Prepping for a colonoscopy, thanks…ethically, of course…
1. Great Moments in Confirmation Bias. Believe it or not, this is what Rachel Maddow said about the Mueller testimony:
“I will tell you, I was not quite sure what to expect from today’s testimony by Robert Mueller. If you had told me that today, we would get from Robert Mueller over the course of these seven hours such a blunt accounting from him… of who in the president’s campaign was compromised by Russia, and how, specifically how they were compromised by Russia, including the President…All in all, just look at today as a whole, it was a remarkable day, not just for this presidency but for the presidency. I know the Trump White House and conservative media are trying to, like, chin up tonight, make it seem like they had a great day today… they did not have a great day today.”
How in the world could anyone watching the hearings say that? How can anyone, realizing that this the way she translates reality into her commentary every night, continue to waste their time and brain cells watching her? How could responsible executives at a news network hear that and not take remedial action, if they have any regard for journalism as all? This is literally fiction, or delusion, or the perception of someone from a parallel universe who somehow crossed over (in that universe, Mueller didn’t answer questions almost exclusively with “yes,” “no,” “repeat the question,” “that’s outside my purview” and “bvuh?!”) Wrote Jonathan Turley about Maddow’s rhetoric, ”
“That is like calling the Hindenburg disaster a rough landing. Gone is any notion of informing viewers of what actually occurred and its implications for impeachment calls. Instead, viewers heard what they expect from echo journalists: assurance that Trump remains on the ropes and the Democrats are laying a trap.”
2. Imagine the hilarity if this was done to any other POTUS. The Trump-Deranged on social media are giddy with joy because somebody managed to mount a fake Presidential seal behind the President when he spoke to a group at a Turning Point USA conference. Amazingly, many commentators seemed to think that this made Trump look bad, because everyone knows Presidents closely examine their seals no matter how many times they speak with one on the stage.
As with those infantile jerks in high school who thought it was original and hilarious to raise two fingers behind someone’s unsuspecting head in a class picture, this kind of thing makes the prankster, not the pranked, look like a jerk, as does praising the jerk. I would say that the President’s advance team needs a little re-training, and the New Yorker, who said that the fake seal mocks his “alleged ties to Russia” needs to catch up. There are no ties to Russia, and the only people “alleging” them are –what is a good word for such people? I do know that the John Birch Society claimed that Truman, Eisenhower and Kennedy were secretly Communist agents, and no respectable publication would have ever described such claims as anything but libel and slander.
3. Ethics Quote:
Over the last few years, Americans seem to have convinced themselves that not speaking to people who hold different moral and political beliefs makes us better people — even on college campuses where intellectual sparring has historically been part of the curricula. It does not. However, it does make us less likely to revise our beliefs and more likely to convince ourselves that others should believe as we do.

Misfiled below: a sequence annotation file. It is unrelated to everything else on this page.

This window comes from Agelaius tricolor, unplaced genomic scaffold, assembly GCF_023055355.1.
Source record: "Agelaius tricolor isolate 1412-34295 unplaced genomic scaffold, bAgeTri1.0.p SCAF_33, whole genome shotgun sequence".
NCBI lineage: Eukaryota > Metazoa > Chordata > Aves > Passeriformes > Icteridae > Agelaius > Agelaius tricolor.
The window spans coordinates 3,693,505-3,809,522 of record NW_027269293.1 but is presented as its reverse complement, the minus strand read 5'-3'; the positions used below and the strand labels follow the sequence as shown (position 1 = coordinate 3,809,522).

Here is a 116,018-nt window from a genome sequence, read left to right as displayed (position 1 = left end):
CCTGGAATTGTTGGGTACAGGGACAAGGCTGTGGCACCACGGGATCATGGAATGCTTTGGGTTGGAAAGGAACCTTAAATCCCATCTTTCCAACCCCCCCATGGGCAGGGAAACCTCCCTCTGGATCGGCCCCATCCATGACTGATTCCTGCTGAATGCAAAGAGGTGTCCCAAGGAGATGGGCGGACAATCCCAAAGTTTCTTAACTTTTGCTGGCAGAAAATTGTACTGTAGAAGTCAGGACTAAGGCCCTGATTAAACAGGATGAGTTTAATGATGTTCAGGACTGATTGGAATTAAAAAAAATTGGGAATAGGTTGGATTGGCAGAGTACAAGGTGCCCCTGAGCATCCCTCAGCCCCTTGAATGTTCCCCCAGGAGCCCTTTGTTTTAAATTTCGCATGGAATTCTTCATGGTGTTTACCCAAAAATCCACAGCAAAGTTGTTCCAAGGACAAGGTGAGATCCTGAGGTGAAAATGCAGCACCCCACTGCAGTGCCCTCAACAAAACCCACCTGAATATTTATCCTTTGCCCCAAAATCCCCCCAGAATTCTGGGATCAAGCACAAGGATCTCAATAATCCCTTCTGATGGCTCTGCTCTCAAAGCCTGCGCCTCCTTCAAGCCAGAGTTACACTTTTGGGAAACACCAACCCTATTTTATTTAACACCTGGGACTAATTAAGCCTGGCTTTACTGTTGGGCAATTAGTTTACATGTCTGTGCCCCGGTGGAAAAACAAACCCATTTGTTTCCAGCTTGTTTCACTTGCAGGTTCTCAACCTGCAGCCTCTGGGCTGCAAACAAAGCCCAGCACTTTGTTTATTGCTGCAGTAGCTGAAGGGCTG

Over time, failure to have conversations across divides cultivates a belief myopia that strengthens our views and deepens our divisions. Forget about healing political divides, overcoming polarization or the dangers of mischaracterizing people who hold different beliefs. Reaching out and speaking with someone who has different ideas is beneficial, not for utopian social reasons, but for your own good — for your “belief hygiene.” You engage in dental hygiene not to bring insurance costs down for the masses, but because you don’t want cavities, pain and gum disease.
You should engage in belief hygiene for similarly selfish reasons: It’s an opportunity to reflect upon what you believe and why you believe it. If other social goods happen to occur as a byproduct — friendships, increased understanding, changed minds — that’s great.
—-From a Los Angeles Times op-ed by Peter Boghossian and James Lindsay
4. Snopes again “fact-checked” the satire site, the Babylon Bee, which meets all ethical requirements of such a site by stating clearly on its home page that it is, in fact, devoted to humor and not news. I was going to skip this one: I’ve already made the case many times that Snopes is a politically biased agenda-driven operation, and thus unreliable for checking anything related to politics, and at this point, anyone treating Snops as objective is in the same category as those who trust Rachel Maddow. Still, the Bee’s founder, Adam Ford, contributed an excellent critique of the most recent Snopes demonstration of its priorities. The “fact-checkers” didn’t check the actual false accusations made by race-baiting Georgia lawmaker Erica Thomas (described in this recent Comment of the Day), but chose instead to criticize the obvious parody story in the Bee, because the Babylon Bee is a conservative satire site. Can’t have that!
But what they’ve written this time certainly seems like an attempt to delegitimize and demonize an important satirical outlet, and that is totally unacceptable. A clumsy mistake or an incompetent writer are insufficient explanations for publishing something like this when you position yourself as an unbiased, stalwart arbiter of truth and presume to wield the influence that comes along with that title. So @snopes: I suggest you fix this article, and I suggest you fix your operation.